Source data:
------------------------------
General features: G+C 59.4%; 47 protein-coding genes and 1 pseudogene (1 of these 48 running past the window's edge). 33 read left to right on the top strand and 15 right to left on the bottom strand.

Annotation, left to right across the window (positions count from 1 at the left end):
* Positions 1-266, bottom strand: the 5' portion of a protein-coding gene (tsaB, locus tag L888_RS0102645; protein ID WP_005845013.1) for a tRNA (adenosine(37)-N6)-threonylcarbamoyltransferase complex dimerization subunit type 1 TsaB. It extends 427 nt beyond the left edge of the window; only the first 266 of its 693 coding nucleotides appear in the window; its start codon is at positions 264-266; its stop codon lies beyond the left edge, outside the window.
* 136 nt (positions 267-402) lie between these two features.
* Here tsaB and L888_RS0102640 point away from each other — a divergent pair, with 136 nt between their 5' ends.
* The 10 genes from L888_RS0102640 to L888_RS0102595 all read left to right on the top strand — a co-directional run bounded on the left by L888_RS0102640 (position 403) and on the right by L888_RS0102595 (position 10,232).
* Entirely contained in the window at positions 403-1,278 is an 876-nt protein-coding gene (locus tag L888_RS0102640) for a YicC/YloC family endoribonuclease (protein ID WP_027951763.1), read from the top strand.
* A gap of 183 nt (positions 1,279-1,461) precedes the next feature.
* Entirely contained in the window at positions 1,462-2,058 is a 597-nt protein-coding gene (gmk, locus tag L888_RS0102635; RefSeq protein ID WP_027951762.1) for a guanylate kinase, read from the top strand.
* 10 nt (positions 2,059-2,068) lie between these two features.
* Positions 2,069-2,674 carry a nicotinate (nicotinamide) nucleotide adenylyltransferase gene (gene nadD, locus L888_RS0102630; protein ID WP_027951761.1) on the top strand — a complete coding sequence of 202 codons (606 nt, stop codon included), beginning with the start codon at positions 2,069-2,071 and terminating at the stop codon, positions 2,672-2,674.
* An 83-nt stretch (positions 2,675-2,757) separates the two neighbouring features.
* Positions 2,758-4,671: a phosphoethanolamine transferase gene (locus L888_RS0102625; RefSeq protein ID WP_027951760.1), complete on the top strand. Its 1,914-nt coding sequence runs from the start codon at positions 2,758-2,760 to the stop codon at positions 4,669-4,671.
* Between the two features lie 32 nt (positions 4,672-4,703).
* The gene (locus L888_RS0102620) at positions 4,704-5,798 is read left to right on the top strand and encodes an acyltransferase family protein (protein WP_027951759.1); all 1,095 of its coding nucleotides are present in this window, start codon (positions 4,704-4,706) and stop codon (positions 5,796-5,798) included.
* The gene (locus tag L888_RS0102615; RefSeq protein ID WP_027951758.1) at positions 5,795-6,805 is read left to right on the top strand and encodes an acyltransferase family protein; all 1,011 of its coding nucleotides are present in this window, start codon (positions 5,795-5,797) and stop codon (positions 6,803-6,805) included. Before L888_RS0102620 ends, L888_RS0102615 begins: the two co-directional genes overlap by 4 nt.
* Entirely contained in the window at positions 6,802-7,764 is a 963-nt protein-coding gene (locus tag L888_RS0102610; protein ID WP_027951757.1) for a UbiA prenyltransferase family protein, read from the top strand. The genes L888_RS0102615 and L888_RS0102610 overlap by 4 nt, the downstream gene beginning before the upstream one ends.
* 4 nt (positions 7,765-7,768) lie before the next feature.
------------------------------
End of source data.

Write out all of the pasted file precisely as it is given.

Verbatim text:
General features: G+C 59.4%; 47 protein-coding genes and 1 pseudogene (1 of these 48 running past the window's edge). 33 read left to right on the top strand and 15 right to left on the bottom strand.

Annotation, left to right across the window (positions count from 1 at the left end):
* Positions 1-266, bottom strand: the 5' portion of a protein-coding gene (tsaB, locus tag L888_RS0102645; protein ID WP_005845013.1) for a tRNA (adenosine(37)-N6)-threonylcarbamoyltransferase complex dimerization subunit type 1 TsaB. It extends 427 nt beyond the left edge of the window; only the first 266 of its 693 coding nucleotides appear in the window; its start codon is at positions 264-266; its stop codon lies beyond the left edge, outside the window.
* 136 nt (positions 267-402) lie between these two features.
* Here tsaB and L888_RS0102640 point away from each other — a divergent pair, with 136 nt between their 5' ends.
* The 10 genes from L888_RS0102640 to L888_RS0102595 all read left to right on the top strand — a co-directional run bounded on the left by L888_RS0102640 (position 403) and on the right by L888_RS0102595 (position 10,232).
* Entirely contained in the window at positions 403-1,278 is an 876-nt protein-coding gene (locus tag L888_RS0102640) for a YicC/YloC family endoribonuclease (protein ID WP_027951763.1), read from the top strand.
* A gap of 183 nt (positions 1,279-1,461) precedes the next feature.
* Entirely contained in the window at positions 1,462-2,058 is a 597-nt protein-coding gene (gmk, locus tag L888_RS0102635; RefSeq protein ID WP_027951762.1) for a guanylate kinase, read from the top strand.
* 10 nt (positions 2,059-2,068) lie between these two features.
* Positions 2,069-2,674 carry a nicotinate (nicotinamide) nucleotide adenylyltransferase gene (gene nadD, locus L888_RS0102630; protein ID WP_027951761.1) on the top strand — a complete coding sequence of 202 codons (606 nt, stop codon included), beginning with the start codon at positions 2,069-2,071 and terminating at the stop codon, positions 2,672-2,674.
* An 83-nt stretch (positions 2,675-2,757) separates the two neighbouring features.
* Positions 2,758-4,671: a phosphoethanolamine transferase gene (locus L888_RS0102625; RefSeq protein ID WP_027951760.1), complete on the top strand. Its 1,914-nt coding sequence runs from the start codon at positions 2,758-2,760 to the stop codon at positions 4,669-4,671.
* Between the two features lie 32 nt (positions 4,672-4,703).
* The gene (locus L888_RS0102620) at positions 4,704-5,798 is read left to right on the top strand and encodes an acyltransferase family protein (protein WP_027951759.1); all 1,095 of its coding nucleotides are present in this window, start codon (positions 4,704-4,706) and stop codon (positions 5,796-5,798) included.
* The gene (locus tag L888_RS0102615; RefSeq protein ID WP_027951758.1) at positions 5,795-6,805 is read left to right on the top strand and encodes an acyltransferase family protein; all 1,011 of its coding nucleotides are present in this window, start codon (positions 5,795-5,797) and stop codon (positions 6,803-6,805) included. Before L888_RS0102620 ends, L888_RS0102615 begins: the two co-directional genes overlap by 4 nt.
* Entirely contained in the window at positions 6,802-7,764 is a 963-nt protein-coding gene (locus tag L888_RS0102610; protein ID WP_027951757.1) for a UbiA prenyltransferase family protein, read from the top strand. The genes L888_RS0102615 and L888_RS0102610 overlap by 4 nt, the downstream gene beginning before the upstream one ends.
* 4 nt (positions 7,765-7,768) lie before the next feature.